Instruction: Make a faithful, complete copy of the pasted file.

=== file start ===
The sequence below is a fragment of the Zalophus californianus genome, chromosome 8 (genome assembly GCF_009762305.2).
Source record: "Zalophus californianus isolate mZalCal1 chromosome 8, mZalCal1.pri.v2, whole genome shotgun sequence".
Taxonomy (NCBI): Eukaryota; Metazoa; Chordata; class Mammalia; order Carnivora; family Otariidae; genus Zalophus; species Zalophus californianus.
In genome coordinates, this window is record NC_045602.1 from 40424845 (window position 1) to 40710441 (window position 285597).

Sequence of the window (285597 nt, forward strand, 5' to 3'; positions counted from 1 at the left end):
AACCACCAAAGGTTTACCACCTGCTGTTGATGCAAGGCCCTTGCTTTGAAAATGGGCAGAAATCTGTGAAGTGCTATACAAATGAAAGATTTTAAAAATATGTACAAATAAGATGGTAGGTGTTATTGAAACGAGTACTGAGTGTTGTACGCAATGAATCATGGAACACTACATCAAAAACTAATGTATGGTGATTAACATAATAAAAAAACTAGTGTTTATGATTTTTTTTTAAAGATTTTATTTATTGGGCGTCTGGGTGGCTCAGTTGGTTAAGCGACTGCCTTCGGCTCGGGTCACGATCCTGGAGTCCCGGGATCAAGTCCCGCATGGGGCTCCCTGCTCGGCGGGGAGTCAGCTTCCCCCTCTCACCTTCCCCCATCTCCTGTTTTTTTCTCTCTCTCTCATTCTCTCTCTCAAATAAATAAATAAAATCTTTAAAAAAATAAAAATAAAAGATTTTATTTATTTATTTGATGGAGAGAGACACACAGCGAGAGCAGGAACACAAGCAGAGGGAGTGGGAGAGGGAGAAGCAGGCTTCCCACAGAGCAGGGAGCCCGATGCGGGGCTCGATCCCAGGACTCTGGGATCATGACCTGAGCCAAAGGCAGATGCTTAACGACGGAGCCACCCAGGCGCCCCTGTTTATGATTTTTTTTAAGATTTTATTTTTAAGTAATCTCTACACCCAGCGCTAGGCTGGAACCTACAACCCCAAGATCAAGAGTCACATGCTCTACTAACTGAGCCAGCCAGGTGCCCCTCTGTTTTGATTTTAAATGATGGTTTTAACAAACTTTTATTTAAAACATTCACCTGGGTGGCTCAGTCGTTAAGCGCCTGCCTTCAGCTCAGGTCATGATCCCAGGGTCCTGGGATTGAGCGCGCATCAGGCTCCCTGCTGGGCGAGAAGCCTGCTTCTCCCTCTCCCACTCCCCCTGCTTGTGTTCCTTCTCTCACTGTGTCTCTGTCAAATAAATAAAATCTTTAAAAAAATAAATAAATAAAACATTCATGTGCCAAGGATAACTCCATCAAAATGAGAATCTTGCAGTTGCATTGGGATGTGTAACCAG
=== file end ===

The sequence below is a fragment of the Zalophus californianus genome, chromosome 8 (genome assembly GCF_009762305.2).
Source record: "Zalophus californianus isolate mZalCal1 chromosome 8, mZalCal1.pri.v2, whole genome shotgun sequence".
Taxonomy (NCBI): Eukaryota; Metazoa; Chordata; class Mammalia; order Carnivora; family Otariidae; genus Zalophus; species Zalophus californianus.
In genome coordinates, this window is record NC_045602.1 from 40424845 (window position 1) to 40710441 (window position 285597).

Sequence of the window (285597 nt, forward strand, 5' to 3'; positions counted from 1 at the left end):
AACCACCAAAGGTTTACCACCTGCTGTTGATGCAAGGCCCTTGCTTTGAAAATGGGCAGAAATCTGTGAAGTGCTATACAAATGAAAGATTTTAAAAATATGTACAAATAAGATGGTAGGTGTTATTGAAACGAGTACTGAGTGTTGTACGCAATGAATCATGGAACACTACATCAAAAACTAATGTATGGTGATTAACATAATAAAAAAACTAGTGTTTATGATTTTTTTTTAAAGATTTTATTTATTGGGCGTCTGGGTGGCTCAGTTGGTTAAGCGACTGCCTTCGGCTCGGGTCACGATCCTGGAGTCCCGGGATCAAGTCCCGCATGGGGCTCCCTGCTCGGCGGGGAGTCAGCTTCCCCCTCTCACCTTCCCCCATCTCCTGTTTTTTTCTCTCTCTCTCATTCTCTCTCTCAAATAAATAAATAAAATCTTTAAAAAAATAAAAATAAAAGATTTTATTTATTTATTTGATGGAGAGAGACACACAGCGAGAGCAGGAACACAAGCAGAGGGAGTGGGAGAGGGAGAAGCAGGCTTCCCACAGAGCAGGGAGCCCGATGCGGGGCTCGATCCCAGGACTCTGGGATCATGACCTGAGCCAAAGGCAGATGCTTAACGACGGAGCCACCCAGGCGCCCCTGTTTATGATTTTTTTTAAGATTTTATTTTTAAGTAATCTCTACACCCAGCGCTAGGCTGGAACCTACAACCCCAAGATCAAGAGTCACATGCTCTACTAACTGAGCCAGCCAGGTGCCCCTCTGTTTTGATTTTAAATGATGGTTTTAACAAACTTTTATTTAAAACATTCACCTGGGTGGCTCAGTCGTTAAGCGCCTGCCTTCAGCTCAGGTCATGATCCCAGGGTCCTGGGATTGAGCGCGCATCAGGCTCCCTGCTGGGCGAGAAGCCTGCTTCTCCCTCTCCCACTCCCCCTGCTTGTGTTCCTTCTCTCACTGTGTCTCTGTCAAATAAATAAAATCTTTAAAAAAATAAATAAATAAAACATTCATGTGCCAAGGATAACTCCATCAAAATGAGAATCTTGCAGTTGCATTGGGATGTGTAACCAG